China-led SCO bloc agrees to expand trade in national currencies

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Saudi riyal, yuan, Turkish lira, pound, U.S. dollar, euro and Jordanian dinar banknotes are seen in this illustration

SAMARKAND, Uzbekistan (Reuters) – The leaders of the Shanghai Cooperation Organisation (SCO) agreed on Friday to take steps to increase the use of national currencies in trade between their countries, according to a joint declaration adopted on Friday.

The group – which comprises China, India, Russia and Pakistan alongside four Central Asian states – said “interested SCO member states” had agreed a “roadmap for the gradual increase in the share of national currencies in mutual settlements”, and called for an expansion of the practice.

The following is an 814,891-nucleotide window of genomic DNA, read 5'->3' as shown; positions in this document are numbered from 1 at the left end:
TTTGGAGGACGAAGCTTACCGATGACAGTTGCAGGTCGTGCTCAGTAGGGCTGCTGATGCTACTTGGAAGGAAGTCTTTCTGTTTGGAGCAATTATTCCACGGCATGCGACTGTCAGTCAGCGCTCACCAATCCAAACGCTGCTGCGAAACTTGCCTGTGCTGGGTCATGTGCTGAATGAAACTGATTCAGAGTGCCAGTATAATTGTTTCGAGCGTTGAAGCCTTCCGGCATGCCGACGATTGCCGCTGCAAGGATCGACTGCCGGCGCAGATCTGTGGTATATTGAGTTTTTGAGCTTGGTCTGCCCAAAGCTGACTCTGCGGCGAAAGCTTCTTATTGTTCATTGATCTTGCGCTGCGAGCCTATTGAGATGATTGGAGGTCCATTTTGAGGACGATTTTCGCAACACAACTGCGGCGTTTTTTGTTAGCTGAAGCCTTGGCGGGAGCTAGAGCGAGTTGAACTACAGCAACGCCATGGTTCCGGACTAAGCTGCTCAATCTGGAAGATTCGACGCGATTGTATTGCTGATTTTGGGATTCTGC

No further details were provided and the group did not say who the “interested states” were.

Moscow is seen as the main driver of the push towards national currencies as it tries to reduce its reliance on the U.S. dollar and other Western currencies for trade following the imposition of sweeping new Western sanctions in response to its invasion of Ukraine in February.

Last week, the Russian gas producer Gazprom said China would pay for half its Russian gas supplies in roubles and half in Chinese yuan. Previous contracts have been denominated in euros or dollars, the dominant reference currency for global oil trade.

Leading oil producer Iran, like Russia subject to broad international economic and financial sanctions, is also on the verge of joining the SCO.

(Reporting by Reuters; Editing by Kevin Liffey)